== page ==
Grass is green. Water is wet. Brubaker and Phillips make great noir comics.
A woman named Josephine has the ability to enthrall men. She can’t control it, though, so men who get close to her become obsessed and wind up dead, insane, or in prison. Also, she might have been touched by a Great Old One*. And a hedonistic, woman-abusing cult leader believes she is his consort and won’t stop until he finds her. As is so often the case with Ed Brubaker’s writing, impending doom hangs over everything that happens. And his characteristic inevitability and clearness of voice drive the story.
If you’ve read other collaborations between Brubaker and Sean Phillips, then you know what to expect of the artist’s line-work—tight, dramatic framing; deep shadows; expressive faces. He leans into a scratchier look for Fatale. That choice works well for the book, especially in its most anxious moments. And unlike some of the pair’s less fantastical work, this gives Phillips a chance to draw stylized moments—a hellish nightmare, for example. Or in one case, a figure floating among stars, eyes, and tentacles. Dave Stewart colors Fatale. I’m used to seeing Bettie Breitweiser work with Brubaker and Phillips, but Stewart is also a powerhouse. His palette here is muted most of the time, but when it makes sense to do so, he slips in some richer colors.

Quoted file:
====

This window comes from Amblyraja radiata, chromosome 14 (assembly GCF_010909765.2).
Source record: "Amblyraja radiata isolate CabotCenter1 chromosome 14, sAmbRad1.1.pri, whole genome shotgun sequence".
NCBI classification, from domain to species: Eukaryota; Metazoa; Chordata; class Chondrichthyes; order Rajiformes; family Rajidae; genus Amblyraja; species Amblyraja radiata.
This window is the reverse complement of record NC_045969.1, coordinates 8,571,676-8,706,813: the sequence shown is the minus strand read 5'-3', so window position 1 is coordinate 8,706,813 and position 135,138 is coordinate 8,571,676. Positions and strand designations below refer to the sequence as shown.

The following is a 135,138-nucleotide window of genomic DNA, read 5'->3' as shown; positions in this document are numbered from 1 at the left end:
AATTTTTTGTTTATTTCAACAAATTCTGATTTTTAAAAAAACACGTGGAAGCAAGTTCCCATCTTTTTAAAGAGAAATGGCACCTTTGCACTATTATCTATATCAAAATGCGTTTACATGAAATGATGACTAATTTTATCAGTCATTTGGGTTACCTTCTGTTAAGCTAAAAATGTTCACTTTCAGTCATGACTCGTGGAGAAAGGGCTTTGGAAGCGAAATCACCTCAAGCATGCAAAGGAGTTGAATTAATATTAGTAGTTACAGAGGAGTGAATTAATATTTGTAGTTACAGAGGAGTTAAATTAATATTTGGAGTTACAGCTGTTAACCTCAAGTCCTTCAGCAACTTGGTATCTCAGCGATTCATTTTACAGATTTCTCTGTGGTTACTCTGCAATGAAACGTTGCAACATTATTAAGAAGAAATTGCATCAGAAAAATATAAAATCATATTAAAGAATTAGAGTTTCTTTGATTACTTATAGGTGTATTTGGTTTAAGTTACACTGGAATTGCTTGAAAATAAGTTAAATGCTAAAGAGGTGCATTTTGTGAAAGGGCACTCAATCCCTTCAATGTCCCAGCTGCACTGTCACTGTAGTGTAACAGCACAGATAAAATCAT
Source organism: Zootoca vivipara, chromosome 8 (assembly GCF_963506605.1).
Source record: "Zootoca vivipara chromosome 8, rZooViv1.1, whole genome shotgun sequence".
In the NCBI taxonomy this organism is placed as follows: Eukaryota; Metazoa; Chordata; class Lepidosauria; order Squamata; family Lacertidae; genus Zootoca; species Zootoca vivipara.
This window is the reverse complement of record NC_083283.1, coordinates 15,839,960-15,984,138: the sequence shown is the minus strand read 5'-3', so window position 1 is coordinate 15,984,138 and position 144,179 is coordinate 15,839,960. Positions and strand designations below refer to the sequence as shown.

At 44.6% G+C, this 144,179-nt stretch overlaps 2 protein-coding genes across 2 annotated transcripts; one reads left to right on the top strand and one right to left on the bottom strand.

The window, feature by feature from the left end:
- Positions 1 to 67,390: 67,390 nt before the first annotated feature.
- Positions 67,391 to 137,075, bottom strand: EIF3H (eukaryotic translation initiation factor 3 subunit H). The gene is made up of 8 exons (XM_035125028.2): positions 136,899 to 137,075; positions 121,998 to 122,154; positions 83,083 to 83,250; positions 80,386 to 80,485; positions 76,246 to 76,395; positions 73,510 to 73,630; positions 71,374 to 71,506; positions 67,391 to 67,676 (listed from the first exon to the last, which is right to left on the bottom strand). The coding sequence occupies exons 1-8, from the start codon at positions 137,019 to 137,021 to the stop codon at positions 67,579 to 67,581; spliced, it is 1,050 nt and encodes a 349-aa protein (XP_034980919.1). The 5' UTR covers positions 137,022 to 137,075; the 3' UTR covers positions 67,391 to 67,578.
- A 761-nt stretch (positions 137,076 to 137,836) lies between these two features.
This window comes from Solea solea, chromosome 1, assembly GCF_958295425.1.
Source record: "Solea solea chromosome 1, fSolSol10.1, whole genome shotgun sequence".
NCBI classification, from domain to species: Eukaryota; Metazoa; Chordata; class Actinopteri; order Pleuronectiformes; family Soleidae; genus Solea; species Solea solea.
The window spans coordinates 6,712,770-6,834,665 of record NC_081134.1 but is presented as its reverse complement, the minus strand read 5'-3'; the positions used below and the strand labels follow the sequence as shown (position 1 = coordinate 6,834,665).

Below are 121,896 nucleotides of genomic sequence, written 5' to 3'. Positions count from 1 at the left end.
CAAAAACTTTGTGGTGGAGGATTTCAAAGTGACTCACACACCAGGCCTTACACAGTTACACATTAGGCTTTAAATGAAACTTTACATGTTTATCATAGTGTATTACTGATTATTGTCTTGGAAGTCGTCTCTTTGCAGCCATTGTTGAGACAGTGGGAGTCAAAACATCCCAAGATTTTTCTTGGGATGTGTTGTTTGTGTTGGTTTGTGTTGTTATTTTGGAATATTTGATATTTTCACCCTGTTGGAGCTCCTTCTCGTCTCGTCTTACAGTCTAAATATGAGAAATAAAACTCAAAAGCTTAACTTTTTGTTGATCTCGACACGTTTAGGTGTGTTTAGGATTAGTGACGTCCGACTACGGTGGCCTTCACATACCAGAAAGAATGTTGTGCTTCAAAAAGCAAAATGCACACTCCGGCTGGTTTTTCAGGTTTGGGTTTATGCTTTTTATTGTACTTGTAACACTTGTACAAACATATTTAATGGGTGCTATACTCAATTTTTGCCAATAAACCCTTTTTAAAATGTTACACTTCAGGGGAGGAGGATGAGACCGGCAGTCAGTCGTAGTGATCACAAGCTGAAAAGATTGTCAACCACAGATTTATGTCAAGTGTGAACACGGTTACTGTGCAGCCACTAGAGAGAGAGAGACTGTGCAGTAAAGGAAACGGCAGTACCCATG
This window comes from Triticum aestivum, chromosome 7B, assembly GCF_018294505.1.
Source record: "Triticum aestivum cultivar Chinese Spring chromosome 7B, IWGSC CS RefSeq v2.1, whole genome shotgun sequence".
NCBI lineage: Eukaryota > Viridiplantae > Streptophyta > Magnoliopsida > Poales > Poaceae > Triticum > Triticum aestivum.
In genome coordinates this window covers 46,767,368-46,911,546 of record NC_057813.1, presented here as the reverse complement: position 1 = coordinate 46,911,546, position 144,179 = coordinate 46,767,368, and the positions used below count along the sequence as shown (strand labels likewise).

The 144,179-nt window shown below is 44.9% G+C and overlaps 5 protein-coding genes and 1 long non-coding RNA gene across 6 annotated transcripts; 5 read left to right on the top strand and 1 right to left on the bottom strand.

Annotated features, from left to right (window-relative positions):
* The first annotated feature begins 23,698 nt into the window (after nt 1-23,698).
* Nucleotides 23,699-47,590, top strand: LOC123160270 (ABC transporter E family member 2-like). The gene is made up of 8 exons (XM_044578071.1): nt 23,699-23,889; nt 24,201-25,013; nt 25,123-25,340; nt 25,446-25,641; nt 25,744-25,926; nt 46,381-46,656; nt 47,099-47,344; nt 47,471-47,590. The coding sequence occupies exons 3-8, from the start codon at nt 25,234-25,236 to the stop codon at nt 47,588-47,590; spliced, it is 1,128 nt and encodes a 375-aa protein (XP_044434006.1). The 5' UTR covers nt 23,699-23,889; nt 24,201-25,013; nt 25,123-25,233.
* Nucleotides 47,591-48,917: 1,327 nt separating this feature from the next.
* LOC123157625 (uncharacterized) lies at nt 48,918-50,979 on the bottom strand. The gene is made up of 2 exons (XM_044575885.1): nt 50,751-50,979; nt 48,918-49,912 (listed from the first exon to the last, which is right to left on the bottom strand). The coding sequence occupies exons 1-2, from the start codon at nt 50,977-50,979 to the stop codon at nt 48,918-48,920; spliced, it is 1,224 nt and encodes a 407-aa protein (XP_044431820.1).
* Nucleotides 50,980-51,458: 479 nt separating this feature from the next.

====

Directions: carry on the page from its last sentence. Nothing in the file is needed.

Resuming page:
Fatale is an excellent book, and I recommend it. It has more supernatural elements than Panelology favorite The Fade Out (which has none); and it lacks the dramatic ambiguity (or nihilism) of Kill or Be Killed. Each is its own flavor of noir—Fatale’s is horror epic. If you’ve never read any of Brubaker and Phillips’s collaborations, Fatale is as a good place to start as any.
- Fatale, Book Two: The Devil’s Business (#6-10)
- Fatale Deluxe Edition, Vol. 1 (#1-10)
Writer: Ed Brubaker | Artist: Sean Phillips | Colorist: Dave Stewart